On Saturday, France’s electoral commission urged journalists and media organizations not to report on the contents of the leaks. The commission called on news outlets to heed “the sense of responsibility they must demonstrate, as at stake are the free expression of voters and the sincerity of the election” itself.
Throughout the campaign, Le Pen has been an outspoken advocate of pivoting France’s foreign policy toward an improved alliance with Putin’s Russia. During a March visit to Moscow, she met with the Russian president.
For years, a complex web of financial ties has also linked Le Pen to Russian lending sources. When French banks refused on principle to lend to the National Front in 2014, Le Pen sought and received the backing of a Russian lender. The bank’s lending license was ultimately revoked late last year, forcing her to seek alternate funding sources.
For months, Le Pen has also received exceedingly positive coverage in Russian state media. Meanwhile, those news outlets have pilloried Macron, accusing him of being secretly gay and of embezzling public funds. To date, most of those rumors seem to have had little effect on French voters.
Throughout the election, Macron has frequently said that his campaign has been the target of Russian meddling, though the Kremlin has repeatedly denied those accusations.
In a report issued last month, researchers at the cybersecurity firm Trend Micro linked intrusions into the Macron campaign’s online network to Russian hackers operating as an arm of Kremlin intelligence. The Tokyo-based firm said it was the same group — known variously as Pawn Storm, APT28 and Fancy Bear — that hacked the Democratic National Committee and officials tied to Hillary Clinton’s unsuccessful campaign for president.
In the specific case of the leaked documents, an explicit Russian connection could not immediately be identified.
But Nicolas Vanderbiest, an expert on social-media networking and the author of the well-known blog “Reputatio Lab,” said in an interview that there were significant connections in the Twitter storm following the leaks to accounts linked to Sputnik and Russia Today. In a paper published several weeks ago, he studied many of these accountsm, some 40 percent of which were involved with spreading the news about the Macron scandal, he said.
The French government, analysts say, has taken the threat of cybersecurity very seriously. In March, for instance, France’s National Cybersecurity Agency said that there was “an extremely high risk” of cyberattacks and hacking of the country’s electoral process, which prompted the government to suspend electronic voting this year for French citizens overseas.
Alexander Klimburg, an expert on cyberwarfare at The Hague Centre for Security Studies who has been in regular contact with French civil service officers, said he believes the French government is sufficiently prepared for Russian cyberattacks, especially after Russian hackers nearly destroyed a French television network, TV5Monde, almost exactly two years ago.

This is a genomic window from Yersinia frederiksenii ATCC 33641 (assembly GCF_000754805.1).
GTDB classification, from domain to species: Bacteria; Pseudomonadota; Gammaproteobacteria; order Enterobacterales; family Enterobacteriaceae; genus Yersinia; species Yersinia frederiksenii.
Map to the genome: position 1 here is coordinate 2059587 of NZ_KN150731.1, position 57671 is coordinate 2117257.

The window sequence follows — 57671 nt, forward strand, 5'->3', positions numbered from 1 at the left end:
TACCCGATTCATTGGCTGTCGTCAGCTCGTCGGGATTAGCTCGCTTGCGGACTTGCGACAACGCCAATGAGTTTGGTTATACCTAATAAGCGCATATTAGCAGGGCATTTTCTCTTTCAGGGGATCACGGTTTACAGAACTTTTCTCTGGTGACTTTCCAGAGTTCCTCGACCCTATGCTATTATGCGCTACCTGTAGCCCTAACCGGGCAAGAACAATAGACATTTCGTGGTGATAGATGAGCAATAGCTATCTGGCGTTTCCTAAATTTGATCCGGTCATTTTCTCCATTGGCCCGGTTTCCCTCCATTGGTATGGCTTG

“The sense was, ‘If this happens again, we’re going to be ready,’ ” Klimburg said. “I expect there to be a massive escalation in the covert information environment.”
Lately, however, fake news stories in France have begun spreading beyond the realm of fringe social-media accounts.
On Wednesday, hours before the beginning of the last televised debate between Macron and Le Pen, various Twitter accounts began spreading rumors that Macron maintained offshore bank accounts. Le Pen then repeated that allegation in the debate, causing Macron to say that she was “subject to the diktats” of the Kremlin.
Polls show Macron, a former investment banker and Socialist finance minister, with a considerable lead over Le Pen, at 63 percent to 37 percent of the vote, according to the latest analyses released late Friday.
For some, the nonincriminating leaks and subsequent social-media campaign — largely in English — represented a last-dash attempt to undermine Macron’s significant lead in an electorate in which those who might still be swayed are unlikely to check far-right Twitter handles.
“It’s so obvious, and you make all the connections so easily,” said Vanderbiest. “It’s very amateur.”
Most French voters interviewed on the streets of the capital the day before the country goes to the polls shrugged off the hack. The stakes are much too large to be bothered with compromising internal campaign documents, they said. Paul Lotere, a 29-year-old civil servant, said he was most upset that Macron had no chance to respond given the strict campaign curfew. He plans to vote for the former finance and economy minister and said he had no interest in the documents until their veracity was confirmed.
“Ah, yes, ‘hashtag Macron leaks,’ ” sneered Alain Chappotteau, a 51-year-old psychologist, repeating the Twitter tagline popularizing the news. “With all the fuss, all the tricks, in this campaign, what’s one more? I’m voting for my child’s future. This doesn’t matter.”